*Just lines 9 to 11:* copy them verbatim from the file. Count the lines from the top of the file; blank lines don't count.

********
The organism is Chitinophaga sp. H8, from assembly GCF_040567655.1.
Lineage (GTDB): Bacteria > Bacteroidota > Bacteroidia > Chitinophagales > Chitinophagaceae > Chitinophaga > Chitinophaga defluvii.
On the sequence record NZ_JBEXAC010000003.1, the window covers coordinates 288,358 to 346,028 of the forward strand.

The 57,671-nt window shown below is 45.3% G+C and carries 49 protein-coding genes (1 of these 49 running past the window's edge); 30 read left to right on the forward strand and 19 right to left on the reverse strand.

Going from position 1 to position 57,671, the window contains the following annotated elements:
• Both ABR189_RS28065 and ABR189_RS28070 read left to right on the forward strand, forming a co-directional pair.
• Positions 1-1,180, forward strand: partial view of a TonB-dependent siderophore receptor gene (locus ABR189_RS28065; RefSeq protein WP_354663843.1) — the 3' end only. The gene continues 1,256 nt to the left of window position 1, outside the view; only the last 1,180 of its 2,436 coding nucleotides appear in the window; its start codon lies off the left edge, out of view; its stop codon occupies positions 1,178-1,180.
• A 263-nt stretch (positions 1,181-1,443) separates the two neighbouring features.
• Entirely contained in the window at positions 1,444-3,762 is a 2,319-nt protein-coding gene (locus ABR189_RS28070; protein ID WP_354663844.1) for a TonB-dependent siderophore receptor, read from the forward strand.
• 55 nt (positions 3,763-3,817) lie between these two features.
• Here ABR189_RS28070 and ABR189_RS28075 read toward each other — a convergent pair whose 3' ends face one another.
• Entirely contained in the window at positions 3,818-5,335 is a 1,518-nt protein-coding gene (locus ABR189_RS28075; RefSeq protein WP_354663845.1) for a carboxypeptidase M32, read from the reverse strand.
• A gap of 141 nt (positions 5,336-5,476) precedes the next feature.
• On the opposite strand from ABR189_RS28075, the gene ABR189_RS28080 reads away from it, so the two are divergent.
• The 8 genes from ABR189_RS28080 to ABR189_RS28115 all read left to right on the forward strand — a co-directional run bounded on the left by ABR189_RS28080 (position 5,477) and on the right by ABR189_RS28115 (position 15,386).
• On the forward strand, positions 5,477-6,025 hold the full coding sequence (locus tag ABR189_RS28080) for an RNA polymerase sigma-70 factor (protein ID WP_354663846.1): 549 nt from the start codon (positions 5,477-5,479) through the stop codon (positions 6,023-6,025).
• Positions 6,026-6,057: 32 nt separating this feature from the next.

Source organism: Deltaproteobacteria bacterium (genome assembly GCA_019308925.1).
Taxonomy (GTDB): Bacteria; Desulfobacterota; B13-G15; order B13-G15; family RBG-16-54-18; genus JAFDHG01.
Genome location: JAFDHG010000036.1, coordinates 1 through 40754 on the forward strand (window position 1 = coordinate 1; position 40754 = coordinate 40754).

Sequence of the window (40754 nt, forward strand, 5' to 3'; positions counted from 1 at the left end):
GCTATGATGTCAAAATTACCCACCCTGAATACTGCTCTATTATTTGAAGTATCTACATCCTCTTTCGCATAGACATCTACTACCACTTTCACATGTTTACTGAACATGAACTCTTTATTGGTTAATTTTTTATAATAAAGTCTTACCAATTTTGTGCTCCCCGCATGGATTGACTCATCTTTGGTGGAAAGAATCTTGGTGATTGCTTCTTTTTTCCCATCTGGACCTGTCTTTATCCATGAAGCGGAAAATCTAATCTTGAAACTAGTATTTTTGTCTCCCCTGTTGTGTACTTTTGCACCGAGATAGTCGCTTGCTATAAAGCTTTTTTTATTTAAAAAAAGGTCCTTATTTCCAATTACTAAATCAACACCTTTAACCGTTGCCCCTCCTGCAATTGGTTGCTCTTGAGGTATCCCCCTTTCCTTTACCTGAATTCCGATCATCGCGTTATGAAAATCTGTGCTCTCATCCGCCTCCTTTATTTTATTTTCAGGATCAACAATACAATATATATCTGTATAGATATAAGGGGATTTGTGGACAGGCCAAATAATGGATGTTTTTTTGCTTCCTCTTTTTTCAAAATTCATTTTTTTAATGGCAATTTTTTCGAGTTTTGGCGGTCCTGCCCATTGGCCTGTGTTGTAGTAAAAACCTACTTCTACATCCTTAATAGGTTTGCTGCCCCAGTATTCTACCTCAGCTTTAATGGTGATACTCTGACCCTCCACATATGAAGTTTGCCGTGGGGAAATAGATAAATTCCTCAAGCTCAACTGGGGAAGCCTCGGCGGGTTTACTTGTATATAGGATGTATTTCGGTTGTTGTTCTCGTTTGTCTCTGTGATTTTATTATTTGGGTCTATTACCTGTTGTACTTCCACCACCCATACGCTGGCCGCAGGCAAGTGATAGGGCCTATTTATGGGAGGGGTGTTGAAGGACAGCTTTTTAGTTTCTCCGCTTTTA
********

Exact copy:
• Entirely contained in the window at positions 1,444-3,762 is a 2,319-nt protein-coding gene (locus ABR189_RS28070; protein ID WP_354663844.1) for a TonB-dependent siderophore receptor, read from the forward strand.
• 55 nt (positions 3,763-3,817) lie between these two features.
• Here ABR189_RS28070 and ABR189_RS28075 read toward each other — a convergent pair whose 3' ends face one another.